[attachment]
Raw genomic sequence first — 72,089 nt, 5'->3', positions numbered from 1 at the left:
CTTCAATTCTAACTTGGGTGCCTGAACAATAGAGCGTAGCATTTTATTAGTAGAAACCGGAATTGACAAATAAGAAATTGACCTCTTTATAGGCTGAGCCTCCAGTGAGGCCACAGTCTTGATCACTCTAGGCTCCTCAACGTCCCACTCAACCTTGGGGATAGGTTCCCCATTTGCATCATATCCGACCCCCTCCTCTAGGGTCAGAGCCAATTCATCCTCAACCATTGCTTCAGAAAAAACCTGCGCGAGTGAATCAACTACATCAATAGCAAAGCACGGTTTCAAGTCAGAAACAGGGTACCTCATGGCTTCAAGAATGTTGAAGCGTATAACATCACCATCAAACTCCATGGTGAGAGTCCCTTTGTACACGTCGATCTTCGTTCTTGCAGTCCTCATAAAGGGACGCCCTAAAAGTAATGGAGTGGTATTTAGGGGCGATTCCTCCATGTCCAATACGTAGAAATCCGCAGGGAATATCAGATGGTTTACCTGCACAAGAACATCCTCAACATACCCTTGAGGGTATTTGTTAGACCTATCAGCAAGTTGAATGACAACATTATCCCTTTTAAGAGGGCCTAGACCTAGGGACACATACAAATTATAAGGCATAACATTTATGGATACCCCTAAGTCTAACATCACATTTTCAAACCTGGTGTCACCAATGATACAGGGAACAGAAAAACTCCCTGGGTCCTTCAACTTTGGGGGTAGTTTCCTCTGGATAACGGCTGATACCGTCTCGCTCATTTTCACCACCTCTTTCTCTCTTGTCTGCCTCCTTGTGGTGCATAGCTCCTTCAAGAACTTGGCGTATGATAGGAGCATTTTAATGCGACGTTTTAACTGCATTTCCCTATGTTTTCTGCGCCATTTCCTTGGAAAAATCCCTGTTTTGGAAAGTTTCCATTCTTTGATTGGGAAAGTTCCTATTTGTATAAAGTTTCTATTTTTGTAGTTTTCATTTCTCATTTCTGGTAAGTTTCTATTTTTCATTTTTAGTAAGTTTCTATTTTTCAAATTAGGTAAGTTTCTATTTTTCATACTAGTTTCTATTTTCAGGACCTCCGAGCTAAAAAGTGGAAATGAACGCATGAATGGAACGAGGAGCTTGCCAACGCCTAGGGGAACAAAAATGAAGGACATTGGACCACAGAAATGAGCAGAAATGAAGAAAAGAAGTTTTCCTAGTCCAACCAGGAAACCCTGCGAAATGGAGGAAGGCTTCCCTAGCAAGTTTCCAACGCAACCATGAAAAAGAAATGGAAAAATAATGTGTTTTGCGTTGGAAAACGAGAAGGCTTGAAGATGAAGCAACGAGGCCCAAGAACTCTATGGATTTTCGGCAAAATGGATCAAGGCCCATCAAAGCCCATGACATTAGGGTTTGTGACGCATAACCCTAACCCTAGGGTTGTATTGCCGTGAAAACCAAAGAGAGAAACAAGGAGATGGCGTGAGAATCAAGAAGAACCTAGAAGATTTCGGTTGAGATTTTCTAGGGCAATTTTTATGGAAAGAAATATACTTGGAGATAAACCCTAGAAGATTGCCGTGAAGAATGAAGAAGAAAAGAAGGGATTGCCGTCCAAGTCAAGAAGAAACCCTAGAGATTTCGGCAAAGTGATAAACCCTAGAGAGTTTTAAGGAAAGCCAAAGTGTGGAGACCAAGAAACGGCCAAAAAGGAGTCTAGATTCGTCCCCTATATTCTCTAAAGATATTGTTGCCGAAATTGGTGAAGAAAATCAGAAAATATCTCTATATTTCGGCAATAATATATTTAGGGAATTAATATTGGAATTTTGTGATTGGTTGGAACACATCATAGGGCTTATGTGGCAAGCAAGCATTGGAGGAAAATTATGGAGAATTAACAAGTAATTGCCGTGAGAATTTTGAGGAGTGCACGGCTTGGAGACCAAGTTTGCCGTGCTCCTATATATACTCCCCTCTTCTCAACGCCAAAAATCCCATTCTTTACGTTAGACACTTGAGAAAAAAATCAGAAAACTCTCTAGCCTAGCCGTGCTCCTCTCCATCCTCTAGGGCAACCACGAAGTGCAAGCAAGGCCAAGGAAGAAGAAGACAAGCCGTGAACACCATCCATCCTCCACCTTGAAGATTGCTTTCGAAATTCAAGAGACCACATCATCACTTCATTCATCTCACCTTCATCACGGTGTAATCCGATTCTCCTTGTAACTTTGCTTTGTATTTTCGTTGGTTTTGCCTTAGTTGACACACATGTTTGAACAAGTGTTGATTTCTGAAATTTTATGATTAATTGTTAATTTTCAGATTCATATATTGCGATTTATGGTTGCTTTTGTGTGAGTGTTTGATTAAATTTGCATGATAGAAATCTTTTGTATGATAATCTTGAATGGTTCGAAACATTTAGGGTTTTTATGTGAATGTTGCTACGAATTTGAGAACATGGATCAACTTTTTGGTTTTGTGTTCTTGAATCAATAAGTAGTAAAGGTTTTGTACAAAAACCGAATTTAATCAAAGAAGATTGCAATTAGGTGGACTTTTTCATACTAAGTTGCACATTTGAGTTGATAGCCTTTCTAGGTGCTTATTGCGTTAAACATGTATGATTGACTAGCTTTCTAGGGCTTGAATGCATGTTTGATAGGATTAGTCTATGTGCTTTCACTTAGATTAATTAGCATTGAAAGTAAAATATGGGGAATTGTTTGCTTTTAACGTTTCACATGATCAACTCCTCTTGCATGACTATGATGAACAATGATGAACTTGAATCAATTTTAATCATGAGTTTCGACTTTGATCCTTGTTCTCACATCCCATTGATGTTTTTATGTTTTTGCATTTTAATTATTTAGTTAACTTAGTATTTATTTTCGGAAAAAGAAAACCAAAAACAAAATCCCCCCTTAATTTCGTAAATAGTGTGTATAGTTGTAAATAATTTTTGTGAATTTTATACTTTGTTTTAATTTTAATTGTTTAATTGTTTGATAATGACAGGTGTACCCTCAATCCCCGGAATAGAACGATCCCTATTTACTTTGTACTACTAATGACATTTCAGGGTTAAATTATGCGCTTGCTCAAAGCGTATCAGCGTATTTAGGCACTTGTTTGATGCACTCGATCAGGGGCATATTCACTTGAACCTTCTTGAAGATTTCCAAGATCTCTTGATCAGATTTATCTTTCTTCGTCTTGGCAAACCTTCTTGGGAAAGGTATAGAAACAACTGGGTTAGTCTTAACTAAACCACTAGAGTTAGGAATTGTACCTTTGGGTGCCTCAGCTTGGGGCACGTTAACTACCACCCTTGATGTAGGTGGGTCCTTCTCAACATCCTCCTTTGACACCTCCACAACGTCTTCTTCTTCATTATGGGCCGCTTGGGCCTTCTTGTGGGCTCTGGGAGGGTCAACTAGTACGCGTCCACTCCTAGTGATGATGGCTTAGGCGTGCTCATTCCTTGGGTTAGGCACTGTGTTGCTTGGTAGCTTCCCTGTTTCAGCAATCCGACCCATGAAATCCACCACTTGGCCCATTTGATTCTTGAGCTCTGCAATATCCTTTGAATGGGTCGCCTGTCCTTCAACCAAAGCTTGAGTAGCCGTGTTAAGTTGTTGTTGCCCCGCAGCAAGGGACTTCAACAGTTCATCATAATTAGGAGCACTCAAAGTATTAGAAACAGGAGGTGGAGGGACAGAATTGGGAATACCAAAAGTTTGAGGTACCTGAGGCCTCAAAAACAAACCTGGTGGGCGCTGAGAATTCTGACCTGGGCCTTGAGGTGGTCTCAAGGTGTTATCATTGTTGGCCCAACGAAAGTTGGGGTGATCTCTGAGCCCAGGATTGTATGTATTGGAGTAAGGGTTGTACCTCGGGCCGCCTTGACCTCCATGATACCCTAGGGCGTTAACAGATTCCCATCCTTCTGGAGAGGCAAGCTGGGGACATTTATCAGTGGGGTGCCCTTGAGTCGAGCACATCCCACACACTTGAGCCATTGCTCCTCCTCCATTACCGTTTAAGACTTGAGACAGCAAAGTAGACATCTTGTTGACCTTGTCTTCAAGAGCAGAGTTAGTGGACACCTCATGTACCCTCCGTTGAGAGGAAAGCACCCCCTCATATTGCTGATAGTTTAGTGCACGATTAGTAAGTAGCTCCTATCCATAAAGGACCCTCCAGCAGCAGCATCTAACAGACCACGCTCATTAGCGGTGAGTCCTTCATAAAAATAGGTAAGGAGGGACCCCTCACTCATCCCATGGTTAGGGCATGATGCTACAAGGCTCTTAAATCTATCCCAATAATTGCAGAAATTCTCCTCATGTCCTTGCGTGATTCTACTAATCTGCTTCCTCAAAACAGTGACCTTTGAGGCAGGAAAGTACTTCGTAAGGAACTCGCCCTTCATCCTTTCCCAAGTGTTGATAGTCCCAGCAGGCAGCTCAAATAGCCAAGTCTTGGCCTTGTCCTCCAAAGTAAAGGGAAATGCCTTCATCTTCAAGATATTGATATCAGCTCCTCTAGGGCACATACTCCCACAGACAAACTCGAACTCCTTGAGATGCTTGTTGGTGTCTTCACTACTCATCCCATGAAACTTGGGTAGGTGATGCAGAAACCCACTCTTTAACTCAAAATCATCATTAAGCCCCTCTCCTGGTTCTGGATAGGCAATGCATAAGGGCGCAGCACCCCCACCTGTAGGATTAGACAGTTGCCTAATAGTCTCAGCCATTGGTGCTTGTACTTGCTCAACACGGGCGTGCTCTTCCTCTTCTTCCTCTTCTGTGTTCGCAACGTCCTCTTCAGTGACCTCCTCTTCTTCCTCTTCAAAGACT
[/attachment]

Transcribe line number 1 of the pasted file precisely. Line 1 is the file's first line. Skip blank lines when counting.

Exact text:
Raw genomic sequence first — 72,089 nt, 5'->3', positions numbered from 1 at the left: